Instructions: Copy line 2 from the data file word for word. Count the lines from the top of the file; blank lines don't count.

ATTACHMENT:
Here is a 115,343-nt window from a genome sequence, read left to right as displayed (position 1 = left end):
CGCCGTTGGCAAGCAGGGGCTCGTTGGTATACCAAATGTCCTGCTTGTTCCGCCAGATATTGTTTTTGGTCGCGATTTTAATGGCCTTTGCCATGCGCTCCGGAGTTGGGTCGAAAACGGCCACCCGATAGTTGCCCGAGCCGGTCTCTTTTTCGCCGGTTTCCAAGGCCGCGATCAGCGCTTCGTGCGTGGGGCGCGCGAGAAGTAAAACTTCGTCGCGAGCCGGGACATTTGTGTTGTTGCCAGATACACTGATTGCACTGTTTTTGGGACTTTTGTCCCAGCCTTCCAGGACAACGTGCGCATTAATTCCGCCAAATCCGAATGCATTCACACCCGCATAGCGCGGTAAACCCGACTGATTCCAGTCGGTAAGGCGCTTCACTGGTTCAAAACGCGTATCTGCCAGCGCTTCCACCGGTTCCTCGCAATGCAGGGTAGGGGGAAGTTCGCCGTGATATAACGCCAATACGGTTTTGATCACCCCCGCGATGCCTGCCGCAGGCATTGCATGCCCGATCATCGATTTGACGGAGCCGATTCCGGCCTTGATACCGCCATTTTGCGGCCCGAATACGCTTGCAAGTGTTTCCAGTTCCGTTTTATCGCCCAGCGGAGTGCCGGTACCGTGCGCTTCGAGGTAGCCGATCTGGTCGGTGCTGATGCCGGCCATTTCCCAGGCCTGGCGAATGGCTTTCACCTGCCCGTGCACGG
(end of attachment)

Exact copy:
CGCCGTTGGCAAGCAGGGGCTCGTTGGTATACCAAATGTCCTGCTTGTTCCGCCAGATATTGTTTTTGGTCGCGATTTTAATGGCCTTTGCCATGCGCTCCGGAGTTGGGTCGAAAACGGCCACCCGATAGTTGCCCGAGCCGGTCTCTTTTTCGCCGGTTTCCAAGGCCGCGATCAGCGCTTCGTGCGTGGGGCGCGCGAGAAGTAAAACTTCGTCGCGAGCCGGGACATTTGTGTTGTTGCCAGATACACTGATTGCACTGTTTTTGGGACTTTTGTCCCAGCCTTCCAGGACAACGTGCGCATTAATTCCGCCAAATCCGAATGCATTCACACCCGCATAGCGCGGTAAACCCGACTGATTCCAGTCGGTAAGGCGCTTCACTGGTTCAAAACGCGTATCTGCCAGCGCTTCCACCGGTTCCTCGCAATGCAGGGTAGGGGGAAGTTCGCCGTGATATAACGCCAATACGGTTTTGATCACCCCCGCGATGCCTGCCGCAGGCATTGCATGCCCGATCATCGATTTGACGGAGCCGATTCCGGCCTTGATACCGCCATTTTGCGGCCCGAATACGCTTGCAAGTGTTTCCAGTTCCGTTTTATCGCCCAGCGGAGTGCCGGTACCGTGCGCTTCGAGGTAGCCGATCTGGTCGGTGCTGATGCCGGCCATTTCCCAGGCCTGGCGAATGGCTTTCACCTGCCCGTGCACGG